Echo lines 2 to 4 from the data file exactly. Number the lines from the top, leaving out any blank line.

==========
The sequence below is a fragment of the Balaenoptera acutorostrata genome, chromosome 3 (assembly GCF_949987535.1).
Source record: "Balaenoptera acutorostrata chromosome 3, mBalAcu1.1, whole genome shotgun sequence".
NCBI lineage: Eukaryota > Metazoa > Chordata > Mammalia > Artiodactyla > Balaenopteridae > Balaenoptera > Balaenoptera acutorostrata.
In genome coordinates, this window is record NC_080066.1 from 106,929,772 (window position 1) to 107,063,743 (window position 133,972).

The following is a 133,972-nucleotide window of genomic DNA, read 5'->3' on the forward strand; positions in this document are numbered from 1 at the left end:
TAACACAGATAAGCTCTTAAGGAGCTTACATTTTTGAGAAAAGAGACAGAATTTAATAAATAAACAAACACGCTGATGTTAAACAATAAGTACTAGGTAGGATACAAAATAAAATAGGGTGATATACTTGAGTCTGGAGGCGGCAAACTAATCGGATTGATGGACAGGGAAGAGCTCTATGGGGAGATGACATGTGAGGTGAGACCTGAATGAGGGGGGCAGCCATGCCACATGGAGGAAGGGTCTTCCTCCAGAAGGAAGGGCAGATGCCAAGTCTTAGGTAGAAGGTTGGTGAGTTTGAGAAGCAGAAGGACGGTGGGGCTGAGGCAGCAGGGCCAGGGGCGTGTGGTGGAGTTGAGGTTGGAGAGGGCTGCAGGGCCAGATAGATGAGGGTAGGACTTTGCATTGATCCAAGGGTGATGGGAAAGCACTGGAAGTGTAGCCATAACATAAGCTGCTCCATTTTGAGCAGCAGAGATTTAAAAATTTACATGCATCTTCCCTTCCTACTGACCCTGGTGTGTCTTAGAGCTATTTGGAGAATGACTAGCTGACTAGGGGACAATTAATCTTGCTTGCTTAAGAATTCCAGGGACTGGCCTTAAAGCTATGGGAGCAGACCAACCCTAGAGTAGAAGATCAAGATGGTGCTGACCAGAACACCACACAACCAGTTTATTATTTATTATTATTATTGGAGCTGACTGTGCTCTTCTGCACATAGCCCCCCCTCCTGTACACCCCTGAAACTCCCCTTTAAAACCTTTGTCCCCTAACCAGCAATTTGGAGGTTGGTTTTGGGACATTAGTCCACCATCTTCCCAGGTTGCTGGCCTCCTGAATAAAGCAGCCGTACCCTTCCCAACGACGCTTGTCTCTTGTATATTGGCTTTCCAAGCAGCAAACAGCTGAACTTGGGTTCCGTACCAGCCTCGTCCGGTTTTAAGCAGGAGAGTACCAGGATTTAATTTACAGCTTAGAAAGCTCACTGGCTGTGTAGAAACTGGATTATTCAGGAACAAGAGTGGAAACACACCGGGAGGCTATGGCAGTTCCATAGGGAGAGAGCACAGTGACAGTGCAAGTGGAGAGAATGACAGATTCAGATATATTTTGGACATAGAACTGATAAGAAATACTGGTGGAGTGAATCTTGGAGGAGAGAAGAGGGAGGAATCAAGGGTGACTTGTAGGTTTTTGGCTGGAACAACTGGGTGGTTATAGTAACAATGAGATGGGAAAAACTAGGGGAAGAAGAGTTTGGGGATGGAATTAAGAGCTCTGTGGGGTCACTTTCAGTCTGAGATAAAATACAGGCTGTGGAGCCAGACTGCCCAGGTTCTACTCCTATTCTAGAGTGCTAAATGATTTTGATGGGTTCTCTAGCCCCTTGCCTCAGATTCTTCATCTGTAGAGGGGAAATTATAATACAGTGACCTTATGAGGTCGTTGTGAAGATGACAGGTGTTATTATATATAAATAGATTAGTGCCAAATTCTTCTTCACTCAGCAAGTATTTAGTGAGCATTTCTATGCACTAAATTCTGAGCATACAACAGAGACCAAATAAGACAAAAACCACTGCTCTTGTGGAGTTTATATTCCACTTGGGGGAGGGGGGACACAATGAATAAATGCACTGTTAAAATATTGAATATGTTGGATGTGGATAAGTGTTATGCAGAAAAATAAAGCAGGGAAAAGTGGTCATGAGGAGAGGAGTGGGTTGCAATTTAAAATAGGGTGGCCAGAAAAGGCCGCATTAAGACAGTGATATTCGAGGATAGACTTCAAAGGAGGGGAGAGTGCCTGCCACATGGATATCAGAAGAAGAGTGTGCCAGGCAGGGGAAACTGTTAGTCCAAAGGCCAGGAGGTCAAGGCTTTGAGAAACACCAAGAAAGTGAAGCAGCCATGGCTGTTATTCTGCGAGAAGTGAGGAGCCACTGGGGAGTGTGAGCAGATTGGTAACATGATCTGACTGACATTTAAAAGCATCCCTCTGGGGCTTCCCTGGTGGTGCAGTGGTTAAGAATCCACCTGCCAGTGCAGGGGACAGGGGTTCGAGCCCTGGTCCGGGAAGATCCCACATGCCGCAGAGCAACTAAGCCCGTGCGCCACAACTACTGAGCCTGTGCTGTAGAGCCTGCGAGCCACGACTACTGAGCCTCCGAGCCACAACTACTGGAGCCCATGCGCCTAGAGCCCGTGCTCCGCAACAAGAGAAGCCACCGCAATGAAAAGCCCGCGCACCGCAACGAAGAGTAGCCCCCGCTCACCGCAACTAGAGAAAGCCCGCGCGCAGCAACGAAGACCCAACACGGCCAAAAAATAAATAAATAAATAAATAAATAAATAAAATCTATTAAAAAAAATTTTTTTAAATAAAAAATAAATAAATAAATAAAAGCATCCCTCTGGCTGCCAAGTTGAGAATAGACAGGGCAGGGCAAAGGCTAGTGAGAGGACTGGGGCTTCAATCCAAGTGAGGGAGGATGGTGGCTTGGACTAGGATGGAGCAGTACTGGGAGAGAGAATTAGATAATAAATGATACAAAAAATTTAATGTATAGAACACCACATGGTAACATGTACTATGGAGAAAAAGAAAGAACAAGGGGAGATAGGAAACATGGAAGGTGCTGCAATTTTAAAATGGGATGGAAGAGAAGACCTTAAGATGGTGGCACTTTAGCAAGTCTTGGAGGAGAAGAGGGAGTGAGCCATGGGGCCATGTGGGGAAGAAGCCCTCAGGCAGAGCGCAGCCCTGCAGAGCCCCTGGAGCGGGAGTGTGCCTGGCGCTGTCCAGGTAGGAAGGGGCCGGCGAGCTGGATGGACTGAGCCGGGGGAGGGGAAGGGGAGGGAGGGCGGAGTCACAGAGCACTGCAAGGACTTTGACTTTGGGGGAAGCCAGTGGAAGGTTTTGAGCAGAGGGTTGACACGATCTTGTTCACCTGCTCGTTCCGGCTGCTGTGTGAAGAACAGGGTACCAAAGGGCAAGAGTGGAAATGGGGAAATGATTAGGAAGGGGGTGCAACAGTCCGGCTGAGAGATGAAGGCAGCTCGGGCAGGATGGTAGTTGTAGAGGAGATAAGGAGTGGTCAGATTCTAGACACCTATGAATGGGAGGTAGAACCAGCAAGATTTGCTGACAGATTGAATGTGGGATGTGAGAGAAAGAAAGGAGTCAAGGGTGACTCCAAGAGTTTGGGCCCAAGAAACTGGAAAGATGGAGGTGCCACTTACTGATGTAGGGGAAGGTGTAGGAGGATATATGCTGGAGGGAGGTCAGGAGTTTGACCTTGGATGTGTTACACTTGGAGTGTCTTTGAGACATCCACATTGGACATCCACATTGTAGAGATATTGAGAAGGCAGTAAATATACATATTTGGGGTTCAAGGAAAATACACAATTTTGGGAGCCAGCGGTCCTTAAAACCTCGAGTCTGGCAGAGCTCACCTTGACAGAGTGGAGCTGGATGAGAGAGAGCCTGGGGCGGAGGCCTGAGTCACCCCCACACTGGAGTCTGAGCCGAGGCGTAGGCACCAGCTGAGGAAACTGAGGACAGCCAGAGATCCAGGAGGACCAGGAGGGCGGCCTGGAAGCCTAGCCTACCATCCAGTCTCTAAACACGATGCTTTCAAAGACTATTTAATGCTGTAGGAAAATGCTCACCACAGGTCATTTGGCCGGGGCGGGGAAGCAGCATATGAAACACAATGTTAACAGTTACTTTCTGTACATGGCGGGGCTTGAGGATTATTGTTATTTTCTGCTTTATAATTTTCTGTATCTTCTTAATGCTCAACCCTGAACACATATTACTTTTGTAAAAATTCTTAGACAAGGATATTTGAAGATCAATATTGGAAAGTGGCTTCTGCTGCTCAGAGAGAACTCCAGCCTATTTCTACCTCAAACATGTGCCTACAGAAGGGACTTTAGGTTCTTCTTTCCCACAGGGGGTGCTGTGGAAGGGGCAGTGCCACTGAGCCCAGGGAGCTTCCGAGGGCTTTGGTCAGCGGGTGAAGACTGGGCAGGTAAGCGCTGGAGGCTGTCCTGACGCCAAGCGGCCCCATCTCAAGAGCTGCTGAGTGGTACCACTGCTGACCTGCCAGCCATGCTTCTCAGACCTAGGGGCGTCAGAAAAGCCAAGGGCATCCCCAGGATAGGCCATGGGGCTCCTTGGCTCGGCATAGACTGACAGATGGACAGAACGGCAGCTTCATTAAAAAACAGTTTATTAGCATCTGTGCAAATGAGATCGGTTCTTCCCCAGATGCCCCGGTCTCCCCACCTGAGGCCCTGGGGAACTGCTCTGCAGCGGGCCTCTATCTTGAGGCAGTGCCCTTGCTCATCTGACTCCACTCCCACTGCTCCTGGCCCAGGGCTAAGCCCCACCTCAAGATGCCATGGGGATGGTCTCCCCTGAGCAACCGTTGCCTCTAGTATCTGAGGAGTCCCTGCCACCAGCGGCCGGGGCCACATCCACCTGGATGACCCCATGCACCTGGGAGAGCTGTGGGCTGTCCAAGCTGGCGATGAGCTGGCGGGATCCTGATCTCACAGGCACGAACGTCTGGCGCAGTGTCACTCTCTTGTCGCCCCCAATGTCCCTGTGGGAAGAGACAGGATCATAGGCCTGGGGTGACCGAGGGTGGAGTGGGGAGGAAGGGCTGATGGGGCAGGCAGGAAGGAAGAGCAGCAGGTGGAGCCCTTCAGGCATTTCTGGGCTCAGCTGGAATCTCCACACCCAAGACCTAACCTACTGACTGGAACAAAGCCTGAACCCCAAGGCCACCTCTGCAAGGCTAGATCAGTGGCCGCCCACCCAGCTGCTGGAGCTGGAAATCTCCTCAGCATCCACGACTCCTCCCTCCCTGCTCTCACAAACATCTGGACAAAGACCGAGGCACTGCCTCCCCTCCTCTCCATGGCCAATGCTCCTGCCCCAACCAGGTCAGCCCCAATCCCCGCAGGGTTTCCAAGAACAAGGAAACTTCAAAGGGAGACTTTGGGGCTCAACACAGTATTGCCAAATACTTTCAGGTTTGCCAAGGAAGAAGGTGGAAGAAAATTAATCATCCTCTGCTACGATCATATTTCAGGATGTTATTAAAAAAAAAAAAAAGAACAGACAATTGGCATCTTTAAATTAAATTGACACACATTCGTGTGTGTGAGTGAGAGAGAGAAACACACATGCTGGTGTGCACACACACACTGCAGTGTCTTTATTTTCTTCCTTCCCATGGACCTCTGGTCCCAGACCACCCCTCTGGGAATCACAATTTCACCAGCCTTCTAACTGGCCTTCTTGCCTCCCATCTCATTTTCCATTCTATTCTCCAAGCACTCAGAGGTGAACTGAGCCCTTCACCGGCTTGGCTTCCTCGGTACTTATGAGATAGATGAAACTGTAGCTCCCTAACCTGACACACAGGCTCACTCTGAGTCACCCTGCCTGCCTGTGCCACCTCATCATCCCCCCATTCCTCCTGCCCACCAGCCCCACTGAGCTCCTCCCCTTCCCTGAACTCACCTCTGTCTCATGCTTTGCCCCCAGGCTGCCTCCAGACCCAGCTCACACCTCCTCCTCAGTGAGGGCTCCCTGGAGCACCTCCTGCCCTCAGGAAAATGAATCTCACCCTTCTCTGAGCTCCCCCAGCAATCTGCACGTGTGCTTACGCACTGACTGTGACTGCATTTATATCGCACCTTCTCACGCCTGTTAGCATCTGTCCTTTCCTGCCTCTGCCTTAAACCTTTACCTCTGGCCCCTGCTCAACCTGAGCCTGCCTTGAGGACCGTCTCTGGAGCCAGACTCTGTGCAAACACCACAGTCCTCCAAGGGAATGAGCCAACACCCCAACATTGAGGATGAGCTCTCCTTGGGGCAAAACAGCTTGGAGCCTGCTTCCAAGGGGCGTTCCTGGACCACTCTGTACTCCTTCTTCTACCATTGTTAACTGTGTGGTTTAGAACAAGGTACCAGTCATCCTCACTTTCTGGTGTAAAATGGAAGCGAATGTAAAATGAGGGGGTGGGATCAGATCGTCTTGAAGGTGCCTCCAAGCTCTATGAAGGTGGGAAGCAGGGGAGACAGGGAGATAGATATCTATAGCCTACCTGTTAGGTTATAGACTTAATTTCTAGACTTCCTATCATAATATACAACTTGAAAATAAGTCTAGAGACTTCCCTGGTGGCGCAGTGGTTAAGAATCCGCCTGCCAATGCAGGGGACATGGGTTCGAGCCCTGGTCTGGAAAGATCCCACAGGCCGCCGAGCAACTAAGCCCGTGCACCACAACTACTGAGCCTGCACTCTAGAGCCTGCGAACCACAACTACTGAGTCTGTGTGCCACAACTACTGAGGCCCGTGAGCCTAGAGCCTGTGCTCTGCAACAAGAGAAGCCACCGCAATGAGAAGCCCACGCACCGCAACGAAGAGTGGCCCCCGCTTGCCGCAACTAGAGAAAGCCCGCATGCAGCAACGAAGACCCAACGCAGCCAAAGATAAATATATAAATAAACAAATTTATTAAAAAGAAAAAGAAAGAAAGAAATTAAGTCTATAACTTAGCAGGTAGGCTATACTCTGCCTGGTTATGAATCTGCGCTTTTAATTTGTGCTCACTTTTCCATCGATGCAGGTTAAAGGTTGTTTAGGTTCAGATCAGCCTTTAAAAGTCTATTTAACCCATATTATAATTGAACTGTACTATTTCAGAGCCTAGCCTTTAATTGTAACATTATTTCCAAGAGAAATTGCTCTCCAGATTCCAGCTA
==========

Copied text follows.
Source record: "Balaenoptera acutorostrata chromosome 3, mBalAcu1.1, whole genome shotgun sequence".
NCBI lineage: Eukaryota > Metazoa > Chordata > Mammalia > Artiodactyla > Balaenopteridae > Balaenoptera > Balaenoptera acutorostrata.
In genome coordinates, this window is record NC_080066.1 from 106,929,772 (window position 1) to 107,063,743 (window position 133,972).